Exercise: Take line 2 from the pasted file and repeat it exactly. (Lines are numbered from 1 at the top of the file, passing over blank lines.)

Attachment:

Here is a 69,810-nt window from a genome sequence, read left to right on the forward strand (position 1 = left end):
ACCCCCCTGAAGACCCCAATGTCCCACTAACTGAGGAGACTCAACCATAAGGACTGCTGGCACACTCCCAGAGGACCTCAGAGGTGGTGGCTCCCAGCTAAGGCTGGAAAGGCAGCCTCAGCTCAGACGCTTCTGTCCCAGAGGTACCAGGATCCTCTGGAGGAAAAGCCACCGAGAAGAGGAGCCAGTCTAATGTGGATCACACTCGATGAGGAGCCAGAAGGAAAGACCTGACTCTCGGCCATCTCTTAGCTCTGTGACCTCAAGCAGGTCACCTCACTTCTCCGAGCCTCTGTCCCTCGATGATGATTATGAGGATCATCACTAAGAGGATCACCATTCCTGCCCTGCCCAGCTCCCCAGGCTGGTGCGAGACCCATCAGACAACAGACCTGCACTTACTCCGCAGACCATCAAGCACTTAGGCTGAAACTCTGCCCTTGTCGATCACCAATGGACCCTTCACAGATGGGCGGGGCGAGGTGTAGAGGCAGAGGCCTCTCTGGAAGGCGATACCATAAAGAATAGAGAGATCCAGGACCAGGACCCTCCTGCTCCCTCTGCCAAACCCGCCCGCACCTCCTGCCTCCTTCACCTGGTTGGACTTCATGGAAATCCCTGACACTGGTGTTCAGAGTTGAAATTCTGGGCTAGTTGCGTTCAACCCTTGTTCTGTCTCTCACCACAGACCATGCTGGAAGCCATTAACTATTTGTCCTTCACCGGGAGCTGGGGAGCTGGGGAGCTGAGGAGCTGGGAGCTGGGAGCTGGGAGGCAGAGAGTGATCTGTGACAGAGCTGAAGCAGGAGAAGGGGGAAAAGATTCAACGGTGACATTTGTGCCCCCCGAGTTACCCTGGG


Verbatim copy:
ACCCCCCTGAAGACCCCAATGTCCCACTAACTGAGGAGACTCAACCATAAGGACTGCTGGCACACTCCCAGAGGACCTCAGAGGTGGTGGCTCCCAGCTAAGGCTGGAAAGGCAGCCTCAGCTCAGACGCTTCTGTCCCAGAGGTACCAGGATCCTCTGGAGGAAAAGCCACCGAGAAGAGGAGCCAGTCTAATGTGGATCACACTCGATGAGGAGCCAGAAGGAAAGACCTGACTCTCGGCCATCTCTTAGCTCTGTGACCTCAAGCAGGTCACCTCACTTCTCCGAGCCTCTGTCCCTCGATGATGATTATGAGGATCATCACTAAGAGGATCACCATTCCTGCCCTGCCCAGCTCCCCAGGCTGGTGCGAGACCCATCAGACAACAGACCTGCACTTACTCCGCAGACCATCAAGCACTTAGGCTGAAACTCTGCCCTTGTCGATCACCAATGGACCCTTCACAGATGGGCGGGGCGAGGTGTAGAGGCAGAGGCCTCTCTGGAAGGCGATACCATAAAGAATAGAGAGATCCAGGACCAGGACCCTCCTGCTCCCTCTGCCAAACCCGCCCGCACCTCCTGCCTCCTTCACCTGGTTGGACTTCATGGAAATCCCTGACACTGGTGTTCAGAGTTGAAATTCTGGGCTAGTTGCGTTCAACCCTTGTTCTGTCTCTCACCACAGACCATGCTGGAAGCCATTAACTATTTGTCCTTCACCGGGAGCTGGGGAGCTGGGGAGCTGAGGAGCTGGGAGCTGGGAGCTGGGAGGCAGAGAGTGATCTGTGACAGAGCTGAAGCAGGAGAAGGGGGAAAAGATTCAACGGTGACATTTGTGCCCCCCGAGTTACCCTGGG